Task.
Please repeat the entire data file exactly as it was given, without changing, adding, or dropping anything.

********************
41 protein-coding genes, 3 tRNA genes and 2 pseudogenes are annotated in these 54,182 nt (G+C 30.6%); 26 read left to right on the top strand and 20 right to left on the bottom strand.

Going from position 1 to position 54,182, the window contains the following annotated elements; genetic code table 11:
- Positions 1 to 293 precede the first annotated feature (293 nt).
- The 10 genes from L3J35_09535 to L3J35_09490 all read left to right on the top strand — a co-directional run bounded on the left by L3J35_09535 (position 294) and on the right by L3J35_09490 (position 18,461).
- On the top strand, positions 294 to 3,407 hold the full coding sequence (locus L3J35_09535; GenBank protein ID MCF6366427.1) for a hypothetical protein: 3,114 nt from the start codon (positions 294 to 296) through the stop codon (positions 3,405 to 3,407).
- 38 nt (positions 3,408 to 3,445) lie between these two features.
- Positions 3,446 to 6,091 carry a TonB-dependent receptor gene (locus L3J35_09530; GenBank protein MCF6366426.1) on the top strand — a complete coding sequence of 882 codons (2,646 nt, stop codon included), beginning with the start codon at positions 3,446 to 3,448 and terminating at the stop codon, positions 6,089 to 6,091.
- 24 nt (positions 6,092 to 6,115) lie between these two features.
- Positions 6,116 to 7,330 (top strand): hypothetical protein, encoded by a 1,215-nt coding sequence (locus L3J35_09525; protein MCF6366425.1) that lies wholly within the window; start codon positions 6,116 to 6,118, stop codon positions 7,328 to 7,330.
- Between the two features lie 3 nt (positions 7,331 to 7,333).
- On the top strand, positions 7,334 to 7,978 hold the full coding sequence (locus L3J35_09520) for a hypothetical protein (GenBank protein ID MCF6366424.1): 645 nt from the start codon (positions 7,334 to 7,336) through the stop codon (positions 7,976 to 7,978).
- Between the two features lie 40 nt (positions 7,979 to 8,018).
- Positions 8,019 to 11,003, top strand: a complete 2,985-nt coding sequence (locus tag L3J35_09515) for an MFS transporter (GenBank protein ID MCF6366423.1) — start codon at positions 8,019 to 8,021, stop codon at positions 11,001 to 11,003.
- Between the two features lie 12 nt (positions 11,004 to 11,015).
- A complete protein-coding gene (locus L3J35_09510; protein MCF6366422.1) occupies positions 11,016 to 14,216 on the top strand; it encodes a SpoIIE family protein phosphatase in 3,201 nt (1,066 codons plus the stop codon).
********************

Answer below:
41 protein-coding genes, 3 tRNA genes and 2 pseudogenes are annotated in these 54,182 nt (G+C 30.6%); 26 read left to right on the top strand and 20 right to left on the bottom strand.

Going from position 1 to position 54,182, the window contains the following annotated elements; genetic code table 11:
- Positions 1 to 293 precede the first annotated feature (293 nt).
- The 10 genes from L3J35_09535 to L3J35_09490 all read left to right on the top strand — a co-directional run bounded on the left by L3J35_09535 (position 294) and on the right by L3J35_09490 (position 18,461).
- On the top strand, positions 294 to 3,407 hold the full coding sequence (locus L3J35_09535; GenBank protein ID MCF6366427.1) for a hypothetical protein: 3,114 nt from the start codon (positions 294 to 296) through the stop codon (positions 3,405 to 3,407).
- 38 nt (positions 3,408 to 3,445) lie between these two features.
- Positions 3,446 to 6,091 carry a TonB-dependent receptor gene (locus L3J35_09530; GenBank protein MCF6366426.1) on the top strand — a complete coding sequence of 882 codons (2,646 nt, stop codon included), beginning with the start codon at positions 3,446 to 3,448 and terminating at the stop codon, positions 6,089 to 6,091.
- 24 nt (positions 6,092 to 6,115) lie between these two features.
- Positions 6,116 to 7,330 (top strand): hypothetical protein, encoded by a 1,215-nt coding sequence (locus L3J35_09525; protein MCF6366425.1) that lies wholly within the window; start codon positions 6,116 to 6,118, stop codon positions 7,328 to 7,330.
- Between the two features lie 3 nt (positions 7,331 to 7,333).
- On the top strand, positions 7,334 to 7,978 hold the full coding sequence (locus L3J35_09520) for a hypothetical protein (GenBank protein ID MCF6366424.1): 645 nt from the start codon (positions 7,334 to 7,336) through the stop codon (positions 7,976 to 7,978).
- Between the two features lie 40 nt (positions 7,979 to 8,018).
- Positions 8,019 to 11,003, top strand: a complete 2,985-nt coding sequence (locus tag L3J35_09515) for an MFS transporter (GenBank protein ID MCF6366423.1) — start codon at positions 8,019 to 8,021, stop codon at positions 11,001 to 11,003.
- Between the two features lie 12 nt (positions 11,004 to 11,015).
- A complete protein-coding gene (locus L3J35_09510; protein MCF6366422.1) occupies positions 11,016 to 14,216 on the top strand; it encodes a SpoIIE family protein phosphatase in 3,201 nt (1,066 codons plus the stop codon).